We sat next to a glass door that was pulled back to allow the waiters and cigarette smoke entry from the porch into the non-smoking section. I ordered an open faced meatball and eggplant sandwich because they were out of the Mediterranean sloppy-Joe. Our handsome blue-eyed, bad-English-speaking waiter came back after I had already ordered it and told me that they were out. He was wearing a black shirt with the collar cut boat-style, with a graphic penis and hairy balls on the front, deciding between different colored condom suits from a wardrobe –“Cualquier llevar hoy?” it read. An old man next to me spread mayonnaise on his egg sandwich. His wife was eating spaghetti and meatballs. There were young attractive people seated everywhere else and no one was in a rush, especially not I. The old man turned around so I could see his flat cucurbitaceous nose and his bleary blue eyes behind his glasses, his red little mouth agape. I wondered when he moved to Israel. I thought of Hemingway and Miller, how they would spend their last franc on the things they loved, the experiences they needed in order to enjoy life and live, and I imagined them eating in the same sort of Parisian cafes, seventy, ninety years ago.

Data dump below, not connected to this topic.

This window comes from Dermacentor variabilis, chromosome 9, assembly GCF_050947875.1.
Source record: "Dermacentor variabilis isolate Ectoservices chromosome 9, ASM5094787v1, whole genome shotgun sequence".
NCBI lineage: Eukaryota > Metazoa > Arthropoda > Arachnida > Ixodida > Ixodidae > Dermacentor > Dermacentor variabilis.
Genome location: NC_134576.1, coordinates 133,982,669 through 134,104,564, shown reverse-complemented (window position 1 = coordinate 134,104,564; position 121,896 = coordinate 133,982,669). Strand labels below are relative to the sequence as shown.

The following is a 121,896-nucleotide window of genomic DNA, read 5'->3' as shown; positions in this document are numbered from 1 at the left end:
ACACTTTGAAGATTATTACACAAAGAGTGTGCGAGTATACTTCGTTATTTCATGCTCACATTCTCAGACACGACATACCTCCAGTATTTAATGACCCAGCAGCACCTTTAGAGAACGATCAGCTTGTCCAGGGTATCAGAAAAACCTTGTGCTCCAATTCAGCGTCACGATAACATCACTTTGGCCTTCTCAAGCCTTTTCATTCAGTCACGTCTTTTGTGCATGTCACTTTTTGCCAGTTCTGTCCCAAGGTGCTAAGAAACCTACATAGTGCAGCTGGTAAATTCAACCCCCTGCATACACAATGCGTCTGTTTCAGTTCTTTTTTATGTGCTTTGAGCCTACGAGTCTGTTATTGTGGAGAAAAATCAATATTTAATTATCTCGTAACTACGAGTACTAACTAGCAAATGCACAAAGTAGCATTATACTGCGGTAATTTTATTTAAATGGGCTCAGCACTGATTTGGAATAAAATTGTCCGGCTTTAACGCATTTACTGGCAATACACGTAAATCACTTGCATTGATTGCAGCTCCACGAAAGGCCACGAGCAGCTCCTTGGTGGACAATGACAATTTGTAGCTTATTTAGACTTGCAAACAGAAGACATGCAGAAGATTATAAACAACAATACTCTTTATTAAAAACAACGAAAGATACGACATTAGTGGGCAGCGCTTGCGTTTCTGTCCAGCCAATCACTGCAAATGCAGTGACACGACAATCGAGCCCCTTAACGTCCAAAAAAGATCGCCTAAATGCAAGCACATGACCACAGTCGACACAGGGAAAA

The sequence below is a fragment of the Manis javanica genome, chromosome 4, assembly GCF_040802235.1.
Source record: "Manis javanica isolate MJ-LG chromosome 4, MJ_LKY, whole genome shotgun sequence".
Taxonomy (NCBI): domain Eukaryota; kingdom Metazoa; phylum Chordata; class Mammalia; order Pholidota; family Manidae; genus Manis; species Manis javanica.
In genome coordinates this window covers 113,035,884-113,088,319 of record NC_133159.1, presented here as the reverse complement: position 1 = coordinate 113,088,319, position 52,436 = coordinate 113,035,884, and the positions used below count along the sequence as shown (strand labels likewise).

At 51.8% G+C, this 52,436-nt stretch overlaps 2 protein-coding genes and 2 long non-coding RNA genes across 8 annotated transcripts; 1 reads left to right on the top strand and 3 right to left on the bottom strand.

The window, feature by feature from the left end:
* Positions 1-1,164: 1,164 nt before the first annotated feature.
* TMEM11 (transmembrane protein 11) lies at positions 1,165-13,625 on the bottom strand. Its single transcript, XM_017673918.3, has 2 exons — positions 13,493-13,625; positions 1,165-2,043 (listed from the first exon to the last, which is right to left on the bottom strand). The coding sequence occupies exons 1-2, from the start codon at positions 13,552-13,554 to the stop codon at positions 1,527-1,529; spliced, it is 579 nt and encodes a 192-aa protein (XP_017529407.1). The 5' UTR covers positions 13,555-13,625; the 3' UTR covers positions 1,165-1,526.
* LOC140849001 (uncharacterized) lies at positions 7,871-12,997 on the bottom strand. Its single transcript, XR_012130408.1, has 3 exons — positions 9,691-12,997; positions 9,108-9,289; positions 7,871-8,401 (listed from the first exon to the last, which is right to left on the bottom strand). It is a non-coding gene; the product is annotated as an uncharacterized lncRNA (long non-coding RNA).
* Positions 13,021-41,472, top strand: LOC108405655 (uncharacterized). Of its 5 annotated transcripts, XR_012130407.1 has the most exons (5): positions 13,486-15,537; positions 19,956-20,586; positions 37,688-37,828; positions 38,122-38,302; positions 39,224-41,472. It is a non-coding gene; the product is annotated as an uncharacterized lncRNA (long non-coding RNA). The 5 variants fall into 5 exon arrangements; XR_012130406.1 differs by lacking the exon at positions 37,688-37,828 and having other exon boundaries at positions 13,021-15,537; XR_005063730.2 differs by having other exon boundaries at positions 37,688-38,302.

My sandwich was open-faced and meaty and the eggplant was dusted with cheese. It came with an arugula salad with fresh cucumber, radishes and sweet little tomatoes. There was also a plate of bread and jam. We talked about the many different Israeli political parties, our respective health systems, Yoni’s family and other large-scale differences between the U.S. and Israel. He had ordrered merguez sausages and eggs and two cups of fresh squeezed orange juice. Near the end of my meal he asked me if I wasn’t going to drink my orange juice, since he had replaced a cup of coffee with an extra. It was so fresh, the orange pulp had gathered to the top and I had to use a toothpick to mix it with the opaque water at the bottom. It was so sweet it made my cheeks flush.